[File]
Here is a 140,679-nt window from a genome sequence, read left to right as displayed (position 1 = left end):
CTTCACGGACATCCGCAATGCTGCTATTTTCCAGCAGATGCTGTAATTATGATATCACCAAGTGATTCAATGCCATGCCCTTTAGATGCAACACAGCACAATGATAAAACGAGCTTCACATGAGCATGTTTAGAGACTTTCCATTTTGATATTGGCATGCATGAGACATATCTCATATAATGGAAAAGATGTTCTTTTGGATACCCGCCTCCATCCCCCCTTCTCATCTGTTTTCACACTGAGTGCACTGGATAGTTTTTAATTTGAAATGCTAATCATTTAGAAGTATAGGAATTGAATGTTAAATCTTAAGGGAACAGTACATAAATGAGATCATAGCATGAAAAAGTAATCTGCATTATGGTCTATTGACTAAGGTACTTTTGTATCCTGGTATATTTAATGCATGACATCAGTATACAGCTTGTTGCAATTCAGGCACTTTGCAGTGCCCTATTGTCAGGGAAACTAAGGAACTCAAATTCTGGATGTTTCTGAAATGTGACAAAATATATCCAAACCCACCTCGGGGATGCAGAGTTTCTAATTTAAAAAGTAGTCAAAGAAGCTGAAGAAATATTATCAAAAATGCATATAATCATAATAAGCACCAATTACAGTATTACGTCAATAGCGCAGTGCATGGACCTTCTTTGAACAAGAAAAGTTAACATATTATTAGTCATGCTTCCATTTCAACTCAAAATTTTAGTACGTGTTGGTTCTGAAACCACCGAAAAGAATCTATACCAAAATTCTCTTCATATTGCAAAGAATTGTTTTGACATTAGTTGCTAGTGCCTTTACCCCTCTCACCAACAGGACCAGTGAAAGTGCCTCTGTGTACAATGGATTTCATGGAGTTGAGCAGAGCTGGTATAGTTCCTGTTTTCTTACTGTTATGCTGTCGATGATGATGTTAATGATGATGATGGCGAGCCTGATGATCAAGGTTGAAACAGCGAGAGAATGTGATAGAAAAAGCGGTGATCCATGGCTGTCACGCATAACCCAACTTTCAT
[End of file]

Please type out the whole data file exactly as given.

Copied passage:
Here is a 140,679-nt window from a genome sequence, read left to right as displayed (position 1 = left end):
CTTCACGGACATCCGCAATGCTGCTATTTTCCAGCAGATGCTGTAATTATGATATCACCAAGTGATTCAATGCCATGCCCTTTAGATGCAACACAGCACAATGATAAAACGAGCTTCACATGAGCATGTTTAGAGACTTTCCATTTTGATATTGGCATGCATGAGACATATCTCATATAATGGAAAAGATGTTCTTTTGGATACCCGCCTCCATCCCCCCTTCTCATCTGTTTTCACACTGAGTGCACTGGATAGTTTTTAATTTGAAATGCTAATCATTTAGAAGTATAGGAATTGAATGTTAAATCTTAAGGGAACAGTACATAAATGAGATCATAGCATGAAAAAGTAATCTGCATTATGGTCTATTGACTAAGGTACTTTTGTATCCTGGTATATTTAATGCATGACATCAGTATACAGCTTGTTGCAATTCAGGCACTTTGCAGTGCCCTATTGTCAGGGAAACTAAGGAACTCAAATTCTGGATGTTTCTGAAATGTGACAAAATATATCCAAACCCACCTCGGGGATGCAGAGTTTCTAATTTAAAAAGTAGTCAAAGAAGCTGAAGAAATATTATCAAAAATGCATATAATCATAATAAGCACCAATTACAGTATTACGTCAATAGCGCAGTGCATGGACCTTCTTTGAACAAGAAAAGTTAACATATTATTAGTCATGCTTCCATTTCAACTCAAAATTTTAGTACGTGTTGGTTCTGAAACCACCGAAAAGAATCTATACCAAAATTCTCTTCATATTGCAAAGAATTGTTTTGACATTAGTTGCTAGTGCCTTTACCCCTCTCACCAACAGGACCAGTGAAAGTGCCTCTGTGTACAATGGATTTCATGGAGTTGAGCAGAGCTGGTATAGTTCCTGTTTTCTTACTGTTATGCTGTCGATGATGATGTTAATGATGATGATGGCGAGCCTGATGATCAAGGTTGAAACAGCGAGAGAATGTGATAGAAAAAGCGGTGATCCATGGCTGTCACGCATAACCCAACTTTCAT